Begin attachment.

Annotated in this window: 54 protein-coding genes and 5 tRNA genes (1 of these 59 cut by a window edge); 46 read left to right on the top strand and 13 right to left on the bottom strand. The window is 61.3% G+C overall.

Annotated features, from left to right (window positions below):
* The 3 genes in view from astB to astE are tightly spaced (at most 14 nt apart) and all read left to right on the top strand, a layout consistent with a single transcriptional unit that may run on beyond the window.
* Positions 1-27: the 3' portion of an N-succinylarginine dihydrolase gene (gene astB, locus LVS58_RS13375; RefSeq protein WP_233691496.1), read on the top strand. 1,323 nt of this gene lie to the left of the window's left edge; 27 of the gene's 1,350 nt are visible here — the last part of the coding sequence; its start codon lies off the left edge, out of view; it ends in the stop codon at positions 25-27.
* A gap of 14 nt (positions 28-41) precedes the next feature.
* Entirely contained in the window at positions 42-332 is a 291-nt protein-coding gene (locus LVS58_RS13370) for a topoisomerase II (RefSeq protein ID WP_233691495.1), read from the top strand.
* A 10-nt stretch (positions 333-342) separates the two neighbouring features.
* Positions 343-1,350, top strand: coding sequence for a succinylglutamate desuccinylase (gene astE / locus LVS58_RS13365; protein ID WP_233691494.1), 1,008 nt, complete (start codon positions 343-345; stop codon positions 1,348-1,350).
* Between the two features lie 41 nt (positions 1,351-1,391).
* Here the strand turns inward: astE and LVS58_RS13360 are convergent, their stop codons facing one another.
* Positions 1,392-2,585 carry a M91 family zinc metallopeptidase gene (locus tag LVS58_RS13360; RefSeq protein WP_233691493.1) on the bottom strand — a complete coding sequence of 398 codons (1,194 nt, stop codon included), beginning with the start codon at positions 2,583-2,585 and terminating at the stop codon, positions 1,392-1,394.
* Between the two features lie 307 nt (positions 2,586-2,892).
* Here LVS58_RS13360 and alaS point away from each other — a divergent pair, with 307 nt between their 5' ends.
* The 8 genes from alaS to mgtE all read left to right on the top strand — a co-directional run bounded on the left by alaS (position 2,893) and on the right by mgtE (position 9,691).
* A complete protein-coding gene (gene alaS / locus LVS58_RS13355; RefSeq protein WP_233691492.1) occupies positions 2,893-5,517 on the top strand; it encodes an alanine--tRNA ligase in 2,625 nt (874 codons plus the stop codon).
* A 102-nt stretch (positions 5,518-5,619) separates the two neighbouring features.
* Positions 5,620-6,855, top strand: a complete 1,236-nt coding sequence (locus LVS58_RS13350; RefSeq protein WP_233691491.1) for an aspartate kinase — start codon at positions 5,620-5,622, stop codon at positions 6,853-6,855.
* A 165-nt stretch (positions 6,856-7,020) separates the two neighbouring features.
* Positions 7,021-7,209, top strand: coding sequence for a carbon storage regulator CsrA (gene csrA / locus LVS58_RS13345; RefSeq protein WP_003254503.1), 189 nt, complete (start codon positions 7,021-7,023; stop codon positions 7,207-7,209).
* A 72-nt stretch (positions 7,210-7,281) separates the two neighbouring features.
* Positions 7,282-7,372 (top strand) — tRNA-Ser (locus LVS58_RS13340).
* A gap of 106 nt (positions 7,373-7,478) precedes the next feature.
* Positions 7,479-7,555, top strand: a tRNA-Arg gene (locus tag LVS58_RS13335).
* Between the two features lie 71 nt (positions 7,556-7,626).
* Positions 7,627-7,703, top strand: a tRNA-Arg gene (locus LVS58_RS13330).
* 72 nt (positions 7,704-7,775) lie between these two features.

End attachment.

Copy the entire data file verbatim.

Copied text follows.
Annotated in this window: 54 protein-coding genes and 5 tRNA genes (1 of these 59 cut by a window edge); 46 read left to right on the top strand and 13 right to left on the bottom strand. The window is 61.3% G+C overall.

Annotated features, from left to right (window positions below):
* The 3 genes in view from astB to astE are tightly spaced (at most 14 nt apart) and all read left to right on the top strand, a layout consistent with a single transcriptional unit that may run on beyond the window.
* Positions 1-27: the 3' portion of an N-succinylarginine dihydrolase gene (gene astB, locus LVS58_RS13375; RefSeq protein WP_233691496.1), read on the top strand. 1,323 nt of this gene lie to the left of the window's left edge; 27 of the gene's 1,350 nt are visible here — the last part of the coding sequence; its start codon lies off the left edge, out of view; it ends in the stop codon at positions 25-27.
* A gap of 14 nt (positions 28-41) precedes the next feature.
* Entirely contained in the window at positions 42-332 is a 291-nt protein-coding gene (locus LVS58_RS13370) for a topoisomerase II (RefSeq protein ID WP_233691495.1), read from the top strand.
* A 10-nt stretch (positions 333-342) separates the two neighbouring features.
* Positions 343-1,350, top strand: coding sequence for a succinylglutamate desuccinylase (gene astE / locus LVS58_RS13365; protein ID WP_233691494.1), 1,008 nt, complete (start codon positions 343-345; stop codon positions 1,348-1,350).
* Between the two features lie 41 nt (positions 1,351-1,391).
* Here the strand turns inward: astE and LVS58_RS13360 are convergent, their stop codons facing one another.
* Positions 1,392-2,585 carry a M91 family zinc metallopeptidase gene (locus tag LVS58_RS13360; RefSeq protein WP_233691493.1) on the bottom strand — a complete coding sequence of 398 codons (1,194 nt, stop codon included), beginning with the start codon at positions 2,583-2,585 and terminating at the stop codon, positions 1,392-1,394.
* Between the two features lie 307 nt (positions 2,586-2,892).
* Here LVS58_RS13360 and alaS point away from each other — a divergent pair, with 307 nt between their 5' ends.
* The 8 genes from alaS to mgtE all read left to right on the top strand — a co-directional run bounded on the left by alaS (position 2,893) and on the right by mgtE (position 9,691).
* A complete protein-coding gene (gene alaS / locus LVS58_RS13355; RefSeq protein WP_233691492.1) occupies positions 2,893-5,517 on the top strand; it encodes an alanine--tRNA ligase in 2,625 nt (874 codons plus the stop codon).
* A 102-nt stretch (positions 5,518-5,619) separates the two neighbouring features.
* Positions 5,620-6,855, top strand: a complete 1,236-nt coding sequence (locus LVS58_RS13350; RefSeq protein WP_233691491.1) for an aspartate kinase — start codon at positions 5,620-5,622, stop codon at positions 6,853-6,855.
* A 165-nt stretch (positions 6,856-7,020) separates the two neighbouring features.
* Positions 7,021-7,209, top strand: coding sequence for a carbon storage regulator CsrA (gene csrA / locus LVS58_RS13345; RefSeq protein WP_003254503.1), 189 nt, complete (start codon positions 7,021-7,023; stop codon positions 7,207-7,209).
* A 72-nt stretch (positions 7,210-7,281) separates the two neighbouring features.
* Positions 7,282-7,372 (top strand) — tRNA-Ser (locus LVS58_RS13340).
* A gap of 106 nt (positions 7,373-7,478) precedes the next feature.
* Positions 7,479-7,555, top strand: a tRNA-Arg gene (locus tag LVS58_RS13335).
* Between the two features lie 71 nt (positions 7,556-7,626).
* Positions 7,627-7,703, top strand: a tRNA-Arg gene (locus LVS58_RS13330).
* 72 nt (positions 7,704-7,775) lie between these two features.